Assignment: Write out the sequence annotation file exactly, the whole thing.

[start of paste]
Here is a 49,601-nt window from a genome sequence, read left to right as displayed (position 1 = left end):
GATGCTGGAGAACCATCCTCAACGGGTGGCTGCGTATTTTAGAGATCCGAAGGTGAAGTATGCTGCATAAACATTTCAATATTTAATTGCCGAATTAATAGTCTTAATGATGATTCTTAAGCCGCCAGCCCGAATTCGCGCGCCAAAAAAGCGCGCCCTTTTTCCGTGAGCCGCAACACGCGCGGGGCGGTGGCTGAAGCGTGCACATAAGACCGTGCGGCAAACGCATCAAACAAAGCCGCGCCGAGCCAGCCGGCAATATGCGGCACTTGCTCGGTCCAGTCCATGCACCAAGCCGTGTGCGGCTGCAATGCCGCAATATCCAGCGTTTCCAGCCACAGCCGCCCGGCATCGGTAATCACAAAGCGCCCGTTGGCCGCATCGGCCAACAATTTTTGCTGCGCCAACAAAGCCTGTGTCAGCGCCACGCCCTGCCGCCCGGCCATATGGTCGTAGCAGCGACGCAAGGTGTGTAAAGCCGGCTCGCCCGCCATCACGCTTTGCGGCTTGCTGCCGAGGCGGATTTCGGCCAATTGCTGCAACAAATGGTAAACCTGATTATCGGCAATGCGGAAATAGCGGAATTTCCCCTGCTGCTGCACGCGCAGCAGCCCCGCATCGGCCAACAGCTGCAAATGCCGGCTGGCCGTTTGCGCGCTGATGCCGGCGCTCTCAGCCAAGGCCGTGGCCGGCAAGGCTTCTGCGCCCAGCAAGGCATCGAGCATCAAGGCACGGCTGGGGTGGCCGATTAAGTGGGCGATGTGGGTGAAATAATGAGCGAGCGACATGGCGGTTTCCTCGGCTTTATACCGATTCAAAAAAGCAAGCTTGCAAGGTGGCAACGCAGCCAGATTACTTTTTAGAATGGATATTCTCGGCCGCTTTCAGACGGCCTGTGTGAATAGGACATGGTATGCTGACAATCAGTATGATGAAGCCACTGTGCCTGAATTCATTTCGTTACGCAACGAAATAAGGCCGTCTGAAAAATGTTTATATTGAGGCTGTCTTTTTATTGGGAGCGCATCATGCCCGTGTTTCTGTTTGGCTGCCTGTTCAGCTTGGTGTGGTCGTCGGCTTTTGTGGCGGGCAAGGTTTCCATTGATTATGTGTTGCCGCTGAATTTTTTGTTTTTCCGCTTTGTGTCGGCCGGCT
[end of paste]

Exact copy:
Here is a 49,601-nt window from a genome sequence, read left to right as displayed (position 1 = left end):
GATGCTGGAGAACCATCCTCAACGGGTGGCTGCGTATTTTAGAGATCCGAAGGTGAAGTATGCTGCATAAACATTTCAATATTTAATTGCCGAATTAATAGTCTTAATGATGATTCTTAAGCCGCCAGCCCGAATTCGCGCGCCAAAAAAGCGCGCCCTTTTTCCGTGAGCCGCAACACGCGCGGGGCGGTGGCTGAAGCGTGCACATAAGACCGTGCGGCAAACGCATCAAACAAAGCCGCGCCGAGCCAGCCGGCAATATGCGGCACTTGCTCGGTCCAGTCCATGCACCAAGCCGTGTGCGGCTGCAATGCCGCAATATCCAGCGTTTCCAGCCACAGCCGCCCGGCATCGGTAATCACAAAGCGCCCGTTGGCCGCATCGGCCAACAATTTTTGCTGCGCCAACAAAGCCTGTGTCAGCGCCACGCCCTGCCGCCCGGCCATATGGTCGTAGCAGCGACGCAAGGTGTGTAAAGCCGGCTCGCCCGCCATCACGCTTTGCGGCTTGCTGCCGAGGCGGATTTCGGCCAATTGCTGCAACAAATGGTAAACCTGATTATCGGCAATGCGGAAATAGCGGAATTTCCCCTGCTGCTGCACGCGCAGCAGCCCCGCATCGGCCAACAGCTGCAAATGCCGGCTGGCCGTTTGCGCGCTGATGCCGGCGCTCTCAGCCAAGGCCGTGGCCGGCAAGGCTTCTGCGCCCAGCAAGGCATCGAGCATCAAGGCACGGCTGGGGTGGCCGATTAAGTGGGCGATGTGGGTGAAATAATGAGCGAGCGACATGGCGGTTTCCTCGGCTTTATACCGATTCAAAAAAGCAAGCTTGCAAGGTGGCAACGCAGCCAGATTACTTTTTAGAATGGATATTCTCGGCCGCTTTCAGACGGCCTGTGTGAATAGGACATGGTATGCTGACAATCAGTATGATGAAGCCACTGTGCCTGAATTCATTTCGTTACGCAACGAAATAAGGCCGTCTGAAAAATGTTTATATTGAGGCTGTCTTTTTATTGGGAGCGCATCATGCCCGTGTTTCTGTTTGGCTGCCTGTTCAGCTTGGTGTGGTCGTCGGCTTTTGTGGCGGGCAAGGTTTCCATTGATTATGTGTTGCCGCTGAATTTTTTGTTTTTCCGCTTTGTGTCGGCCGGCT